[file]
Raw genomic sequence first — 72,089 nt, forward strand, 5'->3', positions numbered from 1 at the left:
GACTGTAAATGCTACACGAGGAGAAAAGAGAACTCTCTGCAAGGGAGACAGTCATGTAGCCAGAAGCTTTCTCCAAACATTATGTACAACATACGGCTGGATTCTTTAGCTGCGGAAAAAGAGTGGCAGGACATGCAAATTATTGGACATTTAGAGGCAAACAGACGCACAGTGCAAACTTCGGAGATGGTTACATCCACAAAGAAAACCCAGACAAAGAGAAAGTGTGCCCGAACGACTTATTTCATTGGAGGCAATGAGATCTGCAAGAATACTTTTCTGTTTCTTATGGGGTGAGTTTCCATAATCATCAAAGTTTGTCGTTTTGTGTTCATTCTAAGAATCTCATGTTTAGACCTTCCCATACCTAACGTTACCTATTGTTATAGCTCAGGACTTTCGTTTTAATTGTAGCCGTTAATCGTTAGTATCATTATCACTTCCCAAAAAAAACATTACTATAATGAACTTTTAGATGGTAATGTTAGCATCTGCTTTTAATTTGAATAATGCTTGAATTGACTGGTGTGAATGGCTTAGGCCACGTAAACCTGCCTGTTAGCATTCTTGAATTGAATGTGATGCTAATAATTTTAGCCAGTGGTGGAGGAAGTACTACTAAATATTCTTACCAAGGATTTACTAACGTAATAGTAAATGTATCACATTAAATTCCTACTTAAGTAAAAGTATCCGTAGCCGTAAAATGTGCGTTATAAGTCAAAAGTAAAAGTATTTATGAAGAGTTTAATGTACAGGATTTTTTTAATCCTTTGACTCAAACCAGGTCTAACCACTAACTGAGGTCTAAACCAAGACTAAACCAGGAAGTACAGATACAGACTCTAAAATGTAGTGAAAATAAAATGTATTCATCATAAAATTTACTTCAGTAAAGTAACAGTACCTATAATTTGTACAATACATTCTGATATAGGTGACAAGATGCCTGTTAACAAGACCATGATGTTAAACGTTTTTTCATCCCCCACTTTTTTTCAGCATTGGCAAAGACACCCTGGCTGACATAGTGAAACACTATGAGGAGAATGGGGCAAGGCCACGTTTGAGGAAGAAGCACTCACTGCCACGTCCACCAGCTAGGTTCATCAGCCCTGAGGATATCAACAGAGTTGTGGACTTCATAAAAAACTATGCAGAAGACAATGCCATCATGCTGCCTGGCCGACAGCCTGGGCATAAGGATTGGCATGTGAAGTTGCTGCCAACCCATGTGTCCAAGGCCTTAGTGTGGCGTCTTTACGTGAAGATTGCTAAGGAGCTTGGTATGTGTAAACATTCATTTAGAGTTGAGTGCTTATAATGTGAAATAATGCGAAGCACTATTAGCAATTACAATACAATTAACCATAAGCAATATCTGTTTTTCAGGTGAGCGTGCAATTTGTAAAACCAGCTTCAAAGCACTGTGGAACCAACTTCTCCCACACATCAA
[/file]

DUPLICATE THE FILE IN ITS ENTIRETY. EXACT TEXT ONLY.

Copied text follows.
Raw genomic sequence first — 72,089 nt, forward strand, 5'->3', positions numbered from 1 at the left:
GACTGTAAATGCTACACGAGGAGAAAAGAGAACTCTCTGCAAGGGAGACAGTCATGTAGCCAGAAGCTTTCTCCAAACATTATGTACAACATACGGCTGGATTCTTTAGCTGCGGAAAAAGAGTGGCAGGACATGCAAATTATTGGACATTTAGAGGCAAACAGACGCACAGTGCAAACTTCGGAGATGGTTACATCCACAAAGAAAACCCAGACAAAGAGAAAGTGTGCCCGAACGACTTATTTCATTGGAGGCAATGAGATCTGCAAGAATACTTTTCTGTTTCTTATGGGGTGAGTTTCCATAATCATCAAAGTTTGTCGTTTTGTGTTCATTCTAAGAATCTCATGTTTAGACCTTCCCATACCTAACGTTACCTATTGTTATAGCTCAGGACTTTCGTTTTAATTGTAGCCGTTAATCGTTAGTATCATTATCACTTCCCAAAAAAAACATTACTATAATGAACTTTTAGATGGTAATGTTAGCATCTGCTTTTAATTTGAATAATGCTTGAATTGACTGGTGTGAATGGCTTAGGCCACGTAAACCTGCCTGTTAGCATTCTTGAATTGAATGTGATGCTAATAATTTTAGCCAGTGGTGGAGGAAGTACTACTAAATATTCTTACCAAGGATTTACTAACGTAATAGTAAATGTATCACATTAAATTCCTACTTAAGTAAAAGTATCCGTAGCCGTAAAATGTGCGTTATAAGTCAAAAGTAAAAGTATTTATGAAGAGTTTAATGTACAGGATTTTTTTAATCCTTTGACTCAAACCAGGTCTAACCACTAACTGAGGTCTAAACCAAGACTAAACCAGGAAGTACAGATACAGACTCTAAAATGTAGTGAAAATAAAATGTATTCATCATAAAATTTACTTCAGTAAAGTAACAGTACCTATAATTTGTACAATACATTCTGATATAGGTGACAAGATGCCTGTTAACAAGACCATGATGTTAAACGTTTTTTCATCCCCCACTTTTTTTCAGCATTGGCAAAGACACCCTGGCTGACATAGTGAAACACTATGAGGAGAATGGGGCAAGGCCACGTTTGAGGAAGAAGCACTCACTGCCACGTCCACCAGCTAGGTTCATCAGCCCTGAGGATATCAACAGAGTTGTGGACTTCATAAAAAACTATGCAGAAGACAATGCCATCATGCTGCCTGGCCGACAGCCTGGGCATAAGGATTGGCATGTGAAGTTGCTGCCAACCCATGTGTCCAAGGCCTTAGTGTGGCGTCTTTACGTGAAGATTGCTAAGGAGCTTGGTATGTGTAAACATTCATTTAGAGTTGAGTGCTTATAATGTGAAATAATGCGAAGCACTATTAGCAATTACAATACAATTAACCATAAGCAATATCTGTTTTTCAGGTGAGCGTGCAATTTGTAAAACCAGCTTCAAAGCACTGTGGAACCAACTTCTCCCACACATCAA